I don't know what I'm doing

  • Thread starter

DylanRhys

New Member
Messages
3
Reaction score
0
Points
151
Hi, really kinda rushed into my fish tank, and I'm not sure if I'm doing things right. two of the four fish I bought for it aren't looking to good, I bought two bala sharks, which seem to be ok, even though i read on this site I've already done alot wrong about what to do, but my two occlosomething catfish, are lethargic and it took awhile for them to even start moving I thought they were dead, and when I went to scoop them out they darted around and now they aren't really eating or moving to much, what should I do? Any help or advise will be greatly apprciated.
 

JMatt1983

Valued Member
Messages
278
Reaction score
0
Points
186
oto cats are shy and like to hide, i know mine likes to stick to the back of the cave, and not move unless he has to, how big is your tank, and is it cycled, i know that the two bala sharks will need quite a bit of room once they're adults
 

Isabella

Fishlore VIP
Messages
5,250
Reaction score
37
Points
358
Experience
5 years
Dylan, first off, welcome to Fish Lore

Second, I will have to ask you a couple of questions which will help us determine if and what is wrong with your fish. How large is your tank? How long have you had it? Are you familiar with the Nitrogen Cycle? What are your ammonia, nitrite, and nitrate readings?

P.S. Did you know that Bala Sharks grow up to 16"? This is why - in my opinion - they need at least a 75 gallon tank. What you have bought are baby Bala Sharks. I bet they didn't tell you at the store these fish grow this large. Are the "occlosomething catfish" Otos perhaps? Their scientific name is Otocinclus Affinis Catfish.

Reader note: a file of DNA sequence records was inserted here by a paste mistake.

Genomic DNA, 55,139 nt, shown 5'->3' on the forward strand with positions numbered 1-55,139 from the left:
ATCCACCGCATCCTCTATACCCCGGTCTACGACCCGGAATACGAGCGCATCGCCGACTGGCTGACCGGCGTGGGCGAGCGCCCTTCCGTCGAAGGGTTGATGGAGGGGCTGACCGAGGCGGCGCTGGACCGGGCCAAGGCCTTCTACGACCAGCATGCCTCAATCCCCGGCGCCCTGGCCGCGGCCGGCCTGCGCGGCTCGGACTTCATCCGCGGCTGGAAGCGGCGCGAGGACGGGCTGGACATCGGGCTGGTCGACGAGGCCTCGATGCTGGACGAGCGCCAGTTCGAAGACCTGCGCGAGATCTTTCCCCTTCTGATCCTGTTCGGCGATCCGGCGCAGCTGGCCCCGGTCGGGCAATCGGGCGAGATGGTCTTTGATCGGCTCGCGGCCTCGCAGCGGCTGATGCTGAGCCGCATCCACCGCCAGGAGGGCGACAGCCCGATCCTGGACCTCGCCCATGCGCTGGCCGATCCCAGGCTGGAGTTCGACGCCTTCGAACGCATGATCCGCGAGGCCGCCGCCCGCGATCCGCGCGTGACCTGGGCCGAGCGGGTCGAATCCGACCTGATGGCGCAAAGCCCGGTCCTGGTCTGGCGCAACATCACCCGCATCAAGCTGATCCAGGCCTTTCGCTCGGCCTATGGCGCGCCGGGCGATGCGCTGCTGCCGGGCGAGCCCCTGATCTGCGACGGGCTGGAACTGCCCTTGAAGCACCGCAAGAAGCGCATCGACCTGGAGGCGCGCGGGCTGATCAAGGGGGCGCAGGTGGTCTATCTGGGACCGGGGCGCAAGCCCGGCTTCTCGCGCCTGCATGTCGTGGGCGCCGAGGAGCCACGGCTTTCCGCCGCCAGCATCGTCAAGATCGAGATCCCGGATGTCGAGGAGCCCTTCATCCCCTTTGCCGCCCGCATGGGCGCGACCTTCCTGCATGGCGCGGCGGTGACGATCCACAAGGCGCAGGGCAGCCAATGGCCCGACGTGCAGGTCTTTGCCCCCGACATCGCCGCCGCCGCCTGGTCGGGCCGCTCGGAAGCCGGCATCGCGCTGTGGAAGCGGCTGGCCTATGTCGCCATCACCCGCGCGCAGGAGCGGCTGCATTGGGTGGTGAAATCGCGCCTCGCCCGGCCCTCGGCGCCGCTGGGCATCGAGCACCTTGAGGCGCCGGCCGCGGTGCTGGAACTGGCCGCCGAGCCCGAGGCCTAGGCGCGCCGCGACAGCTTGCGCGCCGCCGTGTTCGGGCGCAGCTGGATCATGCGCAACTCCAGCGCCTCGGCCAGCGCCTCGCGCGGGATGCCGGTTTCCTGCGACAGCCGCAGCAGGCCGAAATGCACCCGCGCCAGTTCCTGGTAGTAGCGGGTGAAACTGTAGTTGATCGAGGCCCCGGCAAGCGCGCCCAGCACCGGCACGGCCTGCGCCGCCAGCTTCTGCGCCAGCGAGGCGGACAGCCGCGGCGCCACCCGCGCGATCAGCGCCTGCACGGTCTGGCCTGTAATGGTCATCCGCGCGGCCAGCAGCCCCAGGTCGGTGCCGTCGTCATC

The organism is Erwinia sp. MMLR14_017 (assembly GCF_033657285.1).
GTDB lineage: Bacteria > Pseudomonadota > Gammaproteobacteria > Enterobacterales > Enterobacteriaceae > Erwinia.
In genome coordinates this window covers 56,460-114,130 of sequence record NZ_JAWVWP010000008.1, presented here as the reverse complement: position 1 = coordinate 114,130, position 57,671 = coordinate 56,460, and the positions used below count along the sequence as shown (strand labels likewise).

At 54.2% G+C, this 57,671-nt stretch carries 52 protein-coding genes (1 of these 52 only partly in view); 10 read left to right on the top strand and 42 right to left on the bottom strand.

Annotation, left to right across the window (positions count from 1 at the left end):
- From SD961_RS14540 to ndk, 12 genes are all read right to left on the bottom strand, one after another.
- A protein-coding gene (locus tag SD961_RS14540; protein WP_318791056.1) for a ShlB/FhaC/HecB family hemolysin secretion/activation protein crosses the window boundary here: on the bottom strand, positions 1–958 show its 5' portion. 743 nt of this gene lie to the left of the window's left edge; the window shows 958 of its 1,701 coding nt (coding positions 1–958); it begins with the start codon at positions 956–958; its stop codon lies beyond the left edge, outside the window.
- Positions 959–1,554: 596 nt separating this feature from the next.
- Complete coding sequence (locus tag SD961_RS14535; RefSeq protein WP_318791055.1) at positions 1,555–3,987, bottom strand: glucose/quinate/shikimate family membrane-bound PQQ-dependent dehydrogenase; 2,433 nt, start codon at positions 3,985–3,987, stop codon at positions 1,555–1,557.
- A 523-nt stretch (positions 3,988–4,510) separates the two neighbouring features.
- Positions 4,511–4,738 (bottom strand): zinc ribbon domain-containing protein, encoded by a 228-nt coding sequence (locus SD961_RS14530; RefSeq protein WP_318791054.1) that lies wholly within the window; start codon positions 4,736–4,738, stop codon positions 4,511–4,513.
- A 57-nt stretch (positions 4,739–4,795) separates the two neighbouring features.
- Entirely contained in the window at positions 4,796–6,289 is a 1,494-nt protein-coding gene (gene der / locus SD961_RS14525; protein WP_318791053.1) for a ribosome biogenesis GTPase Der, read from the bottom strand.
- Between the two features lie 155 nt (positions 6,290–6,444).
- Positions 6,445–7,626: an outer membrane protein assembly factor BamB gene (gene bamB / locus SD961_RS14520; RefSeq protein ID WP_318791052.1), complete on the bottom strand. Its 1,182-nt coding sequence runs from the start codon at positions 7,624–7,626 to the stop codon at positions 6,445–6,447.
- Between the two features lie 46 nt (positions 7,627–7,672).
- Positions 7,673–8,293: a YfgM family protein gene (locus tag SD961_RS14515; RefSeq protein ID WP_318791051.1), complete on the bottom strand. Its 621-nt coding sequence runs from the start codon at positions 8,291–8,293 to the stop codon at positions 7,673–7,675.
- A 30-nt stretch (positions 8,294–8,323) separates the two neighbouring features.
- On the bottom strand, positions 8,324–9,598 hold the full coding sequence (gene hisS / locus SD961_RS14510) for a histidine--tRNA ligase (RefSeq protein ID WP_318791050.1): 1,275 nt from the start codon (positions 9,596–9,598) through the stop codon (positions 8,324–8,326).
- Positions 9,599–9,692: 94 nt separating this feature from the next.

Stradius011

Well Known Member
Messages
1,865
Reaction score
1
Points
208
Experience
5 to 10 years
Does your aquarium have decorations for the otos? They need a hiding place.
 
  • Thread starter
  • Thread Starter

DylanRhys

New Member
Messages
3
Reaction score
0
Points
151
Thanks for responding so fast, ok, as for your questions, I have a 60 gal. tank, I have had it for almost 3 days now. I got it at petsmart, they didn't mention anything to me about nitrogen cylces, or ammonia and nitrite readings, or how to do it. I did get two nice size plastic plants, but no other decorations yet. I am also sorry to say I already lost one of my catfish. I didn't like the feeling. It's apparent that when I told the people at the store that I had never owned or cared for fish before, they didn't feel the need to explain a whole lot to me. I would love to know what I should do to prevent anymore of my fish from dying. The other catfish still seems a little docile. I also didn't know that they didn't eat flake food, I read on this site that they need alge wafers. Thanks again for responding and just let me know what to do or if you need to know anything else about the tank to help.